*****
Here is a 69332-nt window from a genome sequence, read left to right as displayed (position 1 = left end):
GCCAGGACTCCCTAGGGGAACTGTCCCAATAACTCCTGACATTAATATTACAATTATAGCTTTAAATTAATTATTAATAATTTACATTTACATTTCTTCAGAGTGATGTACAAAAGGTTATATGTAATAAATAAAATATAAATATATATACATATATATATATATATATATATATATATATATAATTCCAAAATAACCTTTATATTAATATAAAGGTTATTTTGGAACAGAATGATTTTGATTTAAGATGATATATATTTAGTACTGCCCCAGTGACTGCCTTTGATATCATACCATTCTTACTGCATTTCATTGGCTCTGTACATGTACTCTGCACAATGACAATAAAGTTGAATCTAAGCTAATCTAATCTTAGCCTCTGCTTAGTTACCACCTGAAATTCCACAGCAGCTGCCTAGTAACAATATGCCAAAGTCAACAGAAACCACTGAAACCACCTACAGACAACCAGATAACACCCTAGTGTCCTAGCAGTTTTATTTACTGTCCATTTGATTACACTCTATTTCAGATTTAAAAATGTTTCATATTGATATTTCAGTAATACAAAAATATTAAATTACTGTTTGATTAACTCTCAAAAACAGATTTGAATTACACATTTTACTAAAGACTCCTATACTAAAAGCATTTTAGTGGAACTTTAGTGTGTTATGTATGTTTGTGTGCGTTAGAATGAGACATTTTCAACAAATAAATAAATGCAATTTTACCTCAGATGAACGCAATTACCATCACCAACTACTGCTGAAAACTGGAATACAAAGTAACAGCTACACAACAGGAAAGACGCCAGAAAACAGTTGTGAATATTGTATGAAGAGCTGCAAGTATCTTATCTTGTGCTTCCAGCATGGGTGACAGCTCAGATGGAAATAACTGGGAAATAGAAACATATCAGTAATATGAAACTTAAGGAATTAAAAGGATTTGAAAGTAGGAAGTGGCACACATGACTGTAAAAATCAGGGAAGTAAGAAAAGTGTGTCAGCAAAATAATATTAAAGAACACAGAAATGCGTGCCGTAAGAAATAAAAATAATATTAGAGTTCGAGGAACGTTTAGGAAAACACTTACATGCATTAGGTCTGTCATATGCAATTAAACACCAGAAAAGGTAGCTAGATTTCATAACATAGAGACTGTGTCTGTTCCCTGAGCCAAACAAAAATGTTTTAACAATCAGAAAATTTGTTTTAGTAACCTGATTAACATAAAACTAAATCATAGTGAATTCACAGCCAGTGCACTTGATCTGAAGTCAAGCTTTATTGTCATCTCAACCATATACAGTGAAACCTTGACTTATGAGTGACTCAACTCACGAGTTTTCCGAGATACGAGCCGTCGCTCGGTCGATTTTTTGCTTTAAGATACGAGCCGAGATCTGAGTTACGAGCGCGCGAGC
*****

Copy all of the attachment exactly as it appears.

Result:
Here is a 69332-nt window from a genome sequence, read left to right as displayed (position 1 = left end):
GCCAGGACTCCCTAGGGGAACTGTCCCAATAACTCCTGACATTAATATTACAATTATAGCTTTAAATTAATTATTAATAATTTACATTTACATTTCTTCAGAGTGATGTACAAAAGGTTATATGTAATAAATAAAATATAAATATATATACATATATATATATATATATATATATATATATATAATTCCAAAATAACCTTTATATTAATATAAAGGTTATTTTGGAACAGAATGATTTTGATTTAAGATGATATATATTTAGTACTGCCCCAGTGACTGCCTTTGATATCATACCATTCTTACTGCATTTCATTGGCTCTGTACATGTACTCTGCACAATGACAATAAAGTTGAATCTAAGCTAATCTAATCTTAGCCTCTGCTTAGTTACCACCTGAAATTCCACAGCAGCTGCCTAGTAACAATATGCCAAAGTCAACAGAAACCACTGAAACCACCTACAGACAACCAGATAACACCCTAGTGTCCTAGCAGTTTTATTTACTGTCCATTTGATTACACTCTATTTCAGATTTAAAAATGTTTCATATTGATATTTCAGTAATACAAAAATATTAAATTACTGTTTGATTAACTCTCAAAAACAGATTTGAATTACACATTTTACTAAAGACTCCTATACTAAAAGCATTTTAGTGGAACTTTAGTGTGTTATGTATGTTTGTGTGCGTTAGAATGAGACATTTTCAACAAATAAATAAATGCAATTTTACCTCAGATGAACGCAATTACCATCACCAACTACTGCTGAAAACTGGAATACAAAGTAACAGCTACACAACAGGAAAGACGCCAGAAAACAGTTGTGAATATTGTATGAAGAGCTGCAAGTATCTTATCTTGTGCTTCCAGCATGGGTGACAGCTCAGATGGAAATAACTGGGAAATAGAAACATATCAGTAATATGAAACTTAAGGAATTAAAAGGATTTGAAAGTAGGAAGTGGCACACATGACTGTAAAAATCAGGGAAGTAAGAAAAGTGTGTCAGCAAAATAATATTAAAGAACACAGAAATGCGTGCCGTAAGAAATAAAAATAATATTAGAGTTCGAGGAACGTTTAGGAAAACACTTACATGCATTAGGTCTGTCATATGCAATTAAACACCAGAAAAGGTAGCTAGATTTCATAACATAGAGACTGTGTCTGTTCCCTGAGCCAAACAAAAATGTTTTAACAATCAGAAAATTTGTTTTAGTAACCTGATTAACATAAAACTAAATCATAGTGAATTCACAGCCAGTGCACTTGATCTGAAGTCAAGCTTTATTGTCATCTCAACCATATACAGTGAAACCTTGACTTATGAGTGACTCAACTCACGAGTTTTCCGAGATACGAGCCGTCGCTCGGTCGATTTTTTGCTTTAAGATACGAGCCGAGATCTGAGTTACGAGCGCGCGAGC